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Pain Management Using Metacam




by Arnold Plotnick MS, DVM, ACVIM, ABVP

Veterinarians currently employ two main strategies for managing pain in companion animals.  The first strategy is pre-emptive analgesia.  This involves giving pain medication before the patient is exposed to the painful procedure.  The second strategy is multi-modality therapy.  As the name implies, this strategy takes advantage of the fact that various classes of analgesic drugs have additive or synergistic effects when administered together.  The rationale is to combine drugs that disrupt the development of pain at the various individual steps along the pain pathway.

There are several pharmacologic classes of drugs available to treat pain.  Opioids, alpha-2 agonists, non-steroidal anti-inflammatory drugs, local anesthetics, and adjuvant analgesic agents have all been employed in controlling animal pain. One particular class of drugs, the non-steroidal anti-inflammatory drugs (NSAIDS), is very effective in controlling post-surgical pain as well as pain and inflammation due to arthritis.  Unfortunately, cats are particularly susceptible to exhibiting adverse effects from this class of drugs, which includes aspirin and acetaminophen, both of which can be harmful, and even lethal, to cats.

How NSAIDs work

The NSAIDs control pain by inhibiting an enzyme called cyclo-oxygenase (COX).  Several years ago, it was discovered that there were two forms of this enzyme, COX-1 and COX-2.  We now know that the COX-1 enzyme is continuously produced by the body and is mostly responsible for generating compounds that are beneficial, such as maintaining blood flow to the kidneys and protecting the stomach lining.  COX-2, on the other hand, is mainly responsible for generating compounds that contribute to pain and inflammation.  The traditional NSAIDs, such as aspirin, inhibit both COX-1 (the “good” enzyme) and COX-2 (the “bad” enzyme).  The newer NSAIDs are designed to inhibit the bad one, COX-2, while having minimal effect on COX-1.  In the past few years, several COX-2 specific drugs have been marketed for people and for dogs, but very few have been  suitable for cats.

New drug

The U.S Food and Drug Administration initially approved meloxicam (brand name: Metacam; manufactured by Merial, Ltd.), for control of pain and inflammation associated with canine arthritis.  The drug had been used in many other countries, however, in an off-label manner to treat pain in cats as well.  It no longer needs to be used off-label.  Injectable meloxicam is now approved for use in cats in the U.S.


Meloxicam is not the only NSAID that can be given to cats.  Others, such as aspirin, carprofen, ketoprofen, and piroxicam have been given to cats, with varying degrees of success, and more importantly, with varying complications.  Some of these NSAIDs cause gastric upset (aspirin, piroxicam), some exist primarily as injectable formulations and cannot be given orally.  Except for aspirin, these NSAIDs are not intended for long-term use. A major advantage of meloxicam is that it comes as an oral formulation and can be given long term to manage post-surgical pain, inflammation and discomfort due to arthritis, and pain associated with cancer.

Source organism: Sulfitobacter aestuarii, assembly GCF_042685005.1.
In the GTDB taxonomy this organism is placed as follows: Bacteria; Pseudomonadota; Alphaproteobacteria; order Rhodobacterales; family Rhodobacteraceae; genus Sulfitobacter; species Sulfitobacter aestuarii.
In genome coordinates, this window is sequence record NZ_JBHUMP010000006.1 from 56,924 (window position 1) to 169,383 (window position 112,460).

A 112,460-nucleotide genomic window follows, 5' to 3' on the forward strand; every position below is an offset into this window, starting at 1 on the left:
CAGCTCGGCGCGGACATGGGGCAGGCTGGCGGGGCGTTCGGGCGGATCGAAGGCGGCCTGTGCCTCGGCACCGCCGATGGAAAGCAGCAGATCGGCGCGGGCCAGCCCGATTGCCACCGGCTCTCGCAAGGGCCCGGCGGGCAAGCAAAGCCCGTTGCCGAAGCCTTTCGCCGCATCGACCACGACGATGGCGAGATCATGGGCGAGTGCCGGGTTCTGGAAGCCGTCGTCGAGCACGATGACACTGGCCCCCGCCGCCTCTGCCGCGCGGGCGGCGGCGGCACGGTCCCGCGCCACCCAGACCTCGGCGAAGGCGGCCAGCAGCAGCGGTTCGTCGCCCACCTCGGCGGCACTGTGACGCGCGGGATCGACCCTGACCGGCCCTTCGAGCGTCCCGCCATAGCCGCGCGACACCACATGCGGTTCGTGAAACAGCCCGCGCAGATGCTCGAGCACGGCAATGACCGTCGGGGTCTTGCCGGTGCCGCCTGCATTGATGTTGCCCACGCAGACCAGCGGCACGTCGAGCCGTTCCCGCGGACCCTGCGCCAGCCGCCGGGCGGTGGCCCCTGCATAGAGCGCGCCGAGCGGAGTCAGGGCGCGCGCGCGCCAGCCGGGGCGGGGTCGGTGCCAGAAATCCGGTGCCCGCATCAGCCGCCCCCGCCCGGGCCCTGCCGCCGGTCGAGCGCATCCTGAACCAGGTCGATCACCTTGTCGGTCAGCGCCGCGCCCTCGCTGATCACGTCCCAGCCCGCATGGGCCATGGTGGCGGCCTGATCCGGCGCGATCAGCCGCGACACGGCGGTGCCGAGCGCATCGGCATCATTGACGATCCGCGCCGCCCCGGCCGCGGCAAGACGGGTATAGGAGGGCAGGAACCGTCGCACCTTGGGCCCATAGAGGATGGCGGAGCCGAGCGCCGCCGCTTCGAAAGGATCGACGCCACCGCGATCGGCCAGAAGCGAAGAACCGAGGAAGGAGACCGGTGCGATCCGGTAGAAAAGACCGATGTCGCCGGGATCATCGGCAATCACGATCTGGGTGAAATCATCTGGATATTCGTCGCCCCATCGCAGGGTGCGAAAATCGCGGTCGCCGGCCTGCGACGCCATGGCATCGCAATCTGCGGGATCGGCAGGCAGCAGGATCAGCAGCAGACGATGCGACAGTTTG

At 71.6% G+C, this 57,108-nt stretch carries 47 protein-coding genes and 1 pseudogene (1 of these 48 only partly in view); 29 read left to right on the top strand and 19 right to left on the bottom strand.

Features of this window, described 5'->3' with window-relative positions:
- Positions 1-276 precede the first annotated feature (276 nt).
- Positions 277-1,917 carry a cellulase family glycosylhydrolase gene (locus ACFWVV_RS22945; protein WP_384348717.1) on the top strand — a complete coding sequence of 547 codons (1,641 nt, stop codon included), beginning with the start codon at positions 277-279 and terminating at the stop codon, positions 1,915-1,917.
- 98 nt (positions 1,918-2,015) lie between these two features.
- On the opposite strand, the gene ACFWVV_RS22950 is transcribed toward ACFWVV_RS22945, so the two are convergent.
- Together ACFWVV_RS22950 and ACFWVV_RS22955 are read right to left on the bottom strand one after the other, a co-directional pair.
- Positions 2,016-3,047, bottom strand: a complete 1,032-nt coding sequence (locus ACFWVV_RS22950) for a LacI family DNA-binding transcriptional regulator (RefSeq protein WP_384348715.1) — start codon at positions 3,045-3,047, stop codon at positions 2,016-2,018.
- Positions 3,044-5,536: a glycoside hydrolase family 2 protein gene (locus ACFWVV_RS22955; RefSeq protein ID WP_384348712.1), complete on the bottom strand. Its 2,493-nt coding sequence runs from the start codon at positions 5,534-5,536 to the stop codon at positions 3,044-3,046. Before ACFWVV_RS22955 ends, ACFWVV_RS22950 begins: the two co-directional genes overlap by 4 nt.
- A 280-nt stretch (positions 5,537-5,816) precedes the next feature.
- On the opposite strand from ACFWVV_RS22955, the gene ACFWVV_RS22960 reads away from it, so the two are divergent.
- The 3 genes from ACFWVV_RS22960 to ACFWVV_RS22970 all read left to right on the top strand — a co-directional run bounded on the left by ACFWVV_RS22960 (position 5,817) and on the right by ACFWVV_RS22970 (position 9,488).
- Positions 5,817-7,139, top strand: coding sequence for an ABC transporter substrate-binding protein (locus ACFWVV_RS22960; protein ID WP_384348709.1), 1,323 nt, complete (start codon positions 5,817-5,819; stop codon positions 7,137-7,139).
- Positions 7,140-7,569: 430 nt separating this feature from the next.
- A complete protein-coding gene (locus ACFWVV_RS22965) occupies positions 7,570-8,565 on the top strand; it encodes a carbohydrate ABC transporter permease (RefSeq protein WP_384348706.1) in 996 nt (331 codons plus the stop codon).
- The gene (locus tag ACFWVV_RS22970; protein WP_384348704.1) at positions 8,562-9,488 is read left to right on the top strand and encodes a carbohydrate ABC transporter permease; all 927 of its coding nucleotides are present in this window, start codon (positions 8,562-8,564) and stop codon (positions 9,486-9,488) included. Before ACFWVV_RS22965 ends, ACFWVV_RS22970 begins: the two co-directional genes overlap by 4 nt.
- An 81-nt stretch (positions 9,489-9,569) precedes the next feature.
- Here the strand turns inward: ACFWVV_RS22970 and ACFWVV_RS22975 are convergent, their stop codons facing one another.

Poor Little Louie

Louie is a 5 year-old Maine Coon owned by Louise Roussin.  Louie has a painful oral condition called lymphoplasmacytic gingivitis.  This is an auto-immune disorder in which the gums become extremely inflamed, tender, and painful.  When medical management with antibiotics and steroids can no longer control the condition, extraction of all the teeth behind the canines is recommended.

Louie was losing his battle with this disease.  Oral pain was affecting his ability to eat and his demeanor.  I gave him a ketoprofen injection several hours before the procedure (pre-emptive analgesia) and an injection of a narcotic pain reliever at the end of the procedure and again four hours later (multi-modality therapy).  That evening, Louie’s face was a little swollen, and of course he had no interest in food.  The following morning, Louie was feeling great.  He was affectionate, rubbing his face against the cage and demanding attention from me and my staff.  I gave him another injection of ketoprofen and sent him home that evening. 

Ms. Roussin called two days later.  Louie was eating softened food, although he was acting sluggish and aloof, and this was very unusual.  Concerned that oral discomfort from the multiple extractions might be affecting his demeanor, I prescribed meloxicam once daily for the following three days.  Ms. Roussin called on day 3 to tell me that Louie immediately returned to his sweet, affectionate self as soon as the medication was administered.  This was my first experience using meloxicam, and I now dispense one dose of meloxicam after every dental procedure, and additional doses if any extractions were performed.


It is now recognized that animals perceive pain much the same way that humans do, and that we have a moral obligation to protect pets from pain and suffering.  This increased understanding has driven the need to develop more effective methods of controlling feline pain, and veterinarians should now be able to control pain in virtually all feline patients.


Updated 2/9/06